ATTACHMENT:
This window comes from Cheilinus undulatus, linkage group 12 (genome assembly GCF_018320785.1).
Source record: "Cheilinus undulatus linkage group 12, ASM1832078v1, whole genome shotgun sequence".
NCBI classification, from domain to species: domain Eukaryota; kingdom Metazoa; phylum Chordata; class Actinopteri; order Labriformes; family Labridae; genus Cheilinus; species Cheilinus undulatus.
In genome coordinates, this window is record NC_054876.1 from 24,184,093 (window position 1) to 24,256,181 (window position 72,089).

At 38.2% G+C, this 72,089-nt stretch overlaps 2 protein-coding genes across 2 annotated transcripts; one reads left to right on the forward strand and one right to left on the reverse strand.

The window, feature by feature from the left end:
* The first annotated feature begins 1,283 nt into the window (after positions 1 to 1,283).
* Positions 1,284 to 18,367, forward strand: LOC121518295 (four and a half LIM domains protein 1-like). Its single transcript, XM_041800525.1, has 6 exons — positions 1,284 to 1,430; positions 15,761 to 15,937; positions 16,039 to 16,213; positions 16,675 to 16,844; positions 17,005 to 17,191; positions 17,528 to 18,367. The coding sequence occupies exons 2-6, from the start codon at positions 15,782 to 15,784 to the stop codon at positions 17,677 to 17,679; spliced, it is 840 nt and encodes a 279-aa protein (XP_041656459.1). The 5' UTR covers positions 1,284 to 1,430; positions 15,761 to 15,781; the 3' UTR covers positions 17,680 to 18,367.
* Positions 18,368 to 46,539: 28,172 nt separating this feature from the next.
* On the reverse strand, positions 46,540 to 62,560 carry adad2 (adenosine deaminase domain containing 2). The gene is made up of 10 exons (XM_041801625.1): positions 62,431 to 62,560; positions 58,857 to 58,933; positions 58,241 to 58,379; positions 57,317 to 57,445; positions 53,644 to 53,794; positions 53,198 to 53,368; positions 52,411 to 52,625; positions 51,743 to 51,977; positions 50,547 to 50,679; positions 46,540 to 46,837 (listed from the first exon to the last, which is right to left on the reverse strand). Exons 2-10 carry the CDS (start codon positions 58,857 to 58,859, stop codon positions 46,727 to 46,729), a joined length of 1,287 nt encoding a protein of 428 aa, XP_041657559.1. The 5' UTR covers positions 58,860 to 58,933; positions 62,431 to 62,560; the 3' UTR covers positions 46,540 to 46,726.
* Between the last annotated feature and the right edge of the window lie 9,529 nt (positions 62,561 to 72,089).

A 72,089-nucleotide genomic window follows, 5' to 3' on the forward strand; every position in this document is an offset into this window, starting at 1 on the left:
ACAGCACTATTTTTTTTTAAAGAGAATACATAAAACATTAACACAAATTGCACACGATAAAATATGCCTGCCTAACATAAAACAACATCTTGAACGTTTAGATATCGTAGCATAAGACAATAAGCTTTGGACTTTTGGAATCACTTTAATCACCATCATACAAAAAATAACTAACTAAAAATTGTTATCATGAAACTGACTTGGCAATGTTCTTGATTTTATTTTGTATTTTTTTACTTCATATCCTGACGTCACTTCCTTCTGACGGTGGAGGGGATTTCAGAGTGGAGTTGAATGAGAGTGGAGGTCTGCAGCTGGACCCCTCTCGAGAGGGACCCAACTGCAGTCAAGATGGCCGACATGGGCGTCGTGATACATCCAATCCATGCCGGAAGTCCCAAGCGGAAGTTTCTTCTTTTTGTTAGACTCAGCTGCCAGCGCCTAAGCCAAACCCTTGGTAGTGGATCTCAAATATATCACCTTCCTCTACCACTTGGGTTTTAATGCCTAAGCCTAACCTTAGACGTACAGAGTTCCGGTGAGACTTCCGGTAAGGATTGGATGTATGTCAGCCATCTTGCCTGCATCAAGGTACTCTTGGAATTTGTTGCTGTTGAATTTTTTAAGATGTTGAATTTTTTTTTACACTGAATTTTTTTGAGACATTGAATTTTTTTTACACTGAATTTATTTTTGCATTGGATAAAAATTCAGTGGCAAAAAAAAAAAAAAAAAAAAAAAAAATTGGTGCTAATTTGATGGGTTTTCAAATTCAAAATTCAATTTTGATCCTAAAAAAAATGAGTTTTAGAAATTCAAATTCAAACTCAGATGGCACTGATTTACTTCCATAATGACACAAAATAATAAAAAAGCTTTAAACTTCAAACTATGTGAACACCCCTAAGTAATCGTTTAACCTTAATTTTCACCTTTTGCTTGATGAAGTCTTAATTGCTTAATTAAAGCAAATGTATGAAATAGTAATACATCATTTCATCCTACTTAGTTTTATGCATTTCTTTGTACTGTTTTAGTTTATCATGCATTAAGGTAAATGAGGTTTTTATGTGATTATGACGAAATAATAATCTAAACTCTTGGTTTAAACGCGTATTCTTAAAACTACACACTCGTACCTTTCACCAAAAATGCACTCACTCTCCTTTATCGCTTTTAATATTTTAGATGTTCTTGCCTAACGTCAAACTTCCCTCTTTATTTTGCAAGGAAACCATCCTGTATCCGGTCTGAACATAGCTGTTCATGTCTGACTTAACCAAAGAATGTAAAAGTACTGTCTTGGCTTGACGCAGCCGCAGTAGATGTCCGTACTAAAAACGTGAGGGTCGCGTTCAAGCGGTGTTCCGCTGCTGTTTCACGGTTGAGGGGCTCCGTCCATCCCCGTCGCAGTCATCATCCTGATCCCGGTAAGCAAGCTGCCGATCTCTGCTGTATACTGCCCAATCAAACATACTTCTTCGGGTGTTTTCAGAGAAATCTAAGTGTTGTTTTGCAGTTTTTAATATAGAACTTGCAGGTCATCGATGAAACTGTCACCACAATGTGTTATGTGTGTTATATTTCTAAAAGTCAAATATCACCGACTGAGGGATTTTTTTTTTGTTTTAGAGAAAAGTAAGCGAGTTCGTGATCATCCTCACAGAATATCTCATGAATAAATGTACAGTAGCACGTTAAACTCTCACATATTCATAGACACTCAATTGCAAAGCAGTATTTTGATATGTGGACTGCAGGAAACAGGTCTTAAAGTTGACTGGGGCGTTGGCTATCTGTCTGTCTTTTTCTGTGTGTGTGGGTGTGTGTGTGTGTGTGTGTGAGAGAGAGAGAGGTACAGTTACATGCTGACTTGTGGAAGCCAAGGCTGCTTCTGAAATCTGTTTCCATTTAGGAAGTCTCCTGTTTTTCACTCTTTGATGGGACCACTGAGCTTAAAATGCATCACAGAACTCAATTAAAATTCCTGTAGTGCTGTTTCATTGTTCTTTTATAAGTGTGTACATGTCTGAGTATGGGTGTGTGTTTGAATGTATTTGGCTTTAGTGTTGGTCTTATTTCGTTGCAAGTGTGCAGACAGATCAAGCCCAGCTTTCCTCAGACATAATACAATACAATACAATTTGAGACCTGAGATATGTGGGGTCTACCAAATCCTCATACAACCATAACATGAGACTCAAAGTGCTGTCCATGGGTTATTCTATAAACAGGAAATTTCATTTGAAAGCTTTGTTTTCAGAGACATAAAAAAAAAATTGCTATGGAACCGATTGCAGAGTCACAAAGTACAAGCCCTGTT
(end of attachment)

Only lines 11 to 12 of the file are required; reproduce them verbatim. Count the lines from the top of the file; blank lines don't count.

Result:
* Between the last annotated feature and the right edge of the window lie 9,529 nt (positions 62,561 to 72,089).

A 72,089-nucleotide genomic window follows, 5' to 3' on the forward strand; every position in this document is an offset into this window, starting at 1 on the left: